How many times have you shot spectacular fireworks, only to have photos that look like a colorful blur? Follow these pointers to get good results – even if you’re shooting with a cell phone.
- Scope the ideal spot and angle ahead of time. Make sure you have a clear view, unobstructed by people, trees, flags or ferris wheels.
- Use a tripod. If you don’t have one, brace yourself against a rigid fence, a picnic table or another sturdy item.
- Avoid camera shake by using a cable release.
- Use landscape mode.
- Shooting with a cell phone? Don’t even bother with the zoom. Rather, crop your photo later, writes Mario Aguilar on Gizmodo.
- Turn off the flash, and avoid positioning yourself near external light sources – neon signs, for instance, or street lights.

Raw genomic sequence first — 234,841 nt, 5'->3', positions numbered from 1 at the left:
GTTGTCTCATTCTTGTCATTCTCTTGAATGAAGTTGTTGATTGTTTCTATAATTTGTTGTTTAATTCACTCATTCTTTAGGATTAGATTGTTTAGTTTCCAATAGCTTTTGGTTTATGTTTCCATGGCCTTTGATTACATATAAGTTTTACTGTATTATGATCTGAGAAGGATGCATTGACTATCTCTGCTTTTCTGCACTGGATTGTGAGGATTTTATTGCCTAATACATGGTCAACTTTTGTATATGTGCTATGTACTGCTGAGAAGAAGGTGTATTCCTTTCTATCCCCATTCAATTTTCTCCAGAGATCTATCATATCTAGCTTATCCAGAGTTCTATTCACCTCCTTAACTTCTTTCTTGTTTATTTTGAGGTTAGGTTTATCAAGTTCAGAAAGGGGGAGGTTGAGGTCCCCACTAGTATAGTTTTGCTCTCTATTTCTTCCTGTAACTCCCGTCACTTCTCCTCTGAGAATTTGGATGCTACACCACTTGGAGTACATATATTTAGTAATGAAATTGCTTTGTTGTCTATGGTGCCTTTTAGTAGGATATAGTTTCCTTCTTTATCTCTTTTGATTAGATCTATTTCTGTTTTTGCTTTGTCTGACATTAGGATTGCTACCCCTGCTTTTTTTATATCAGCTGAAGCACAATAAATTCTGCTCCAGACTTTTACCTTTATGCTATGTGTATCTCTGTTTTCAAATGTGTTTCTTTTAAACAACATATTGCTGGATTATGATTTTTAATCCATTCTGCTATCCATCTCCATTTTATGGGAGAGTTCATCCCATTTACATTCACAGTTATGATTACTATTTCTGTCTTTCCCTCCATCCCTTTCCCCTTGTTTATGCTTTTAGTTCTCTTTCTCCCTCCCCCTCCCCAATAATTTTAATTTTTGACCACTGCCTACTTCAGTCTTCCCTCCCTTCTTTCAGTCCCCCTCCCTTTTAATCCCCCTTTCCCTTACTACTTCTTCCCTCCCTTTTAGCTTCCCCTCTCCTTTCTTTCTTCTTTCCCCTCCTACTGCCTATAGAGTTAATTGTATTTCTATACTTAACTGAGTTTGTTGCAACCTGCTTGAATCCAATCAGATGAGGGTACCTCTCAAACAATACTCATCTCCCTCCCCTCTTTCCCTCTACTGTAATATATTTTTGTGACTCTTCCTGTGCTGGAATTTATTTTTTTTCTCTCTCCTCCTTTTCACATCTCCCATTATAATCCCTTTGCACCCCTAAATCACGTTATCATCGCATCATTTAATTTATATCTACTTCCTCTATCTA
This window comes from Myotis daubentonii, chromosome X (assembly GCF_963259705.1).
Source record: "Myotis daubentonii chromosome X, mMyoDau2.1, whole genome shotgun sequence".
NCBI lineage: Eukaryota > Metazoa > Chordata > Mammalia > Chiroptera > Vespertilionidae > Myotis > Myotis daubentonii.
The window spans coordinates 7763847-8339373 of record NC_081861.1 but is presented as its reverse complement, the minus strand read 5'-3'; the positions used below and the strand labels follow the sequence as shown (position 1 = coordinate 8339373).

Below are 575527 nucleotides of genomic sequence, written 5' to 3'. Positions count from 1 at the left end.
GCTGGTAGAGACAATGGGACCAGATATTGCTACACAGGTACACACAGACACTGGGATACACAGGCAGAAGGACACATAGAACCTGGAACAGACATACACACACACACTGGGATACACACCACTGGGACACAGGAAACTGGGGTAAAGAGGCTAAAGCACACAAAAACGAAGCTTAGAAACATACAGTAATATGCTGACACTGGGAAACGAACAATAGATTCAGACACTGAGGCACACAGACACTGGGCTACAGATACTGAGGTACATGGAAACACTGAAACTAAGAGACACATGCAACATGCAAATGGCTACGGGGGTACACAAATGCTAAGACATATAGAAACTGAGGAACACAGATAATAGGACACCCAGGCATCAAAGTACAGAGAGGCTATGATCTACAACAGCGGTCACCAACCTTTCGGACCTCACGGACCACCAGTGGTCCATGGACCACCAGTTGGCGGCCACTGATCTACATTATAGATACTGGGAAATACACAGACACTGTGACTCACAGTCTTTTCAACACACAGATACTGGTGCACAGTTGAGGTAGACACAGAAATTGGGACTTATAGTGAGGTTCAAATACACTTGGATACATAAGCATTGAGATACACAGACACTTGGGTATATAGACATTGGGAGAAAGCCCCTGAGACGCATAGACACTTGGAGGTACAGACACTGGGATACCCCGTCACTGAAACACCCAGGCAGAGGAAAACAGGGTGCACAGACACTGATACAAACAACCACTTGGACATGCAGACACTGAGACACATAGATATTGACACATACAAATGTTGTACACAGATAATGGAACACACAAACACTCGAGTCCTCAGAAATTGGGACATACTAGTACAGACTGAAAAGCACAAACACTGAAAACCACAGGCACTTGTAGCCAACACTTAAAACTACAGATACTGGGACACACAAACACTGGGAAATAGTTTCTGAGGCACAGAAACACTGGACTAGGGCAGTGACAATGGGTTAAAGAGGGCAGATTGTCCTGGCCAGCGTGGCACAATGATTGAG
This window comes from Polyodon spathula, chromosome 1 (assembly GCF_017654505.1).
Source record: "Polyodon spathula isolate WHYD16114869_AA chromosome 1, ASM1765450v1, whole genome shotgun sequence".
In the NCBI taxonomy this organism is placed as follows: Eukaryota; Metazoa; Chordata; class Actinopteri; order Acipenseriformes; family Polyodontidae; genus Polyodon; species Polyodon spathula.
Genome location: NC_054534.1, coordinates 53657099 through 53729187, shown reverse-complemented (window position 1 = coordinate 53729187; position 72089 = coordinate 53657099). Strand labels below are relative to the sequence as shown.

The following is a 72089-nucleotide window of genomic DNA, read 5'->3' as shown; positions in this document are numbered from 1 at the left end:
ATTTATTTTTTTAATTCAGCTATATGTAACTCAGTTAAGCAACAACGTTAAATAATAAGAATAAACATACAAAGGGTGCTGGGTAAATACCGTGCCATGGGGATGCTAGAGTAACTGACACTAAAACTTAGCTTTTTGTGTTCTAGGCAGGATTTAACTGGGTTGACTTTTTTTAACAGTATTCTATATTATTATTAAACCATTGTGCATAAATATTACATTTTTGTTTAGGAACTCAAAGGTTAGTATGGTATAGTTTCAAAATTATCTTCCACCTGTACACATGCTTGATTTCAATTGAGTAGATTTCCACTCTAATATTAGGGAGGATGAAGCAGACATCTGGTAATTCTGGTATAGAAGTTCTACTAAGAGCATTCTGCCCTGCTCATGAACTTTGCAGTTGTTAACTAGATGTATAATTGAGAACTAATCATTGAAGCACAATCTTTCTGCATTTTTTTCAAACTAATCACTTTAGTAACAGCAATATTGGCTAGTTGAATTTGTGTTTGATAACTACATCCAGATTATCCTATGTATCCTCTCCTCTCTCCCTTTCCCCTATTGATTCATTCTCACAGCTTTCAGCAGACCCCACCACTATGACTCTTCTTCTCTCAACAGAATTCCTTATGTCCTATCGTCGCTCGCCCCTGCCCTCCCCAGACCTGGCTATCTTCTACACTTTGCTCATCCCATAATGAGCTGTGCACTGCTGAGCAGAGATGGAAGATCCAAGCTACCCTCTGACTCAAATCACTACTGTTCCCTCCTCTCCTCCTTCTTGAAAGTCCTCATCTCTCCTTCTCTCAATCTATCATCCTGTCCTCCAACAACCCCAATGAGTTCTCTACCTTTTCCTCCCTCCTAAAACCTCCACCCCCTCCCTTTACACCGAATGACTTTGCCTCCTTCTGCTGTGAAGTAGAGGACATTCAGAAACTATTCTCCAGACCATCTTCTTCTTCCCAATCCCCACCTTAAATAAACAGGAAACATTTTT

- Bring extras: batteries and memory cards. You don’t want to run out just as the show is reaching its zenith.
- Set ISO, aperture, and shutter manually. “For fireworks photos, I expose anywhere between 1 and 4 seconds," writes Jim Barthman of the New York Institute of Photography. "Shorter exposures don't always capture the full burst and longer exposures tend to produce washed-out results."
- Frame your shot: "If you're in a city, try and frame the skyline or a landmark towards the bottom of your photo, showing the fireworks going off above it," writes Jim Fisher in PC magazine. "If there's water in the shot, all the better, as the reflections of the show in the water can add drama."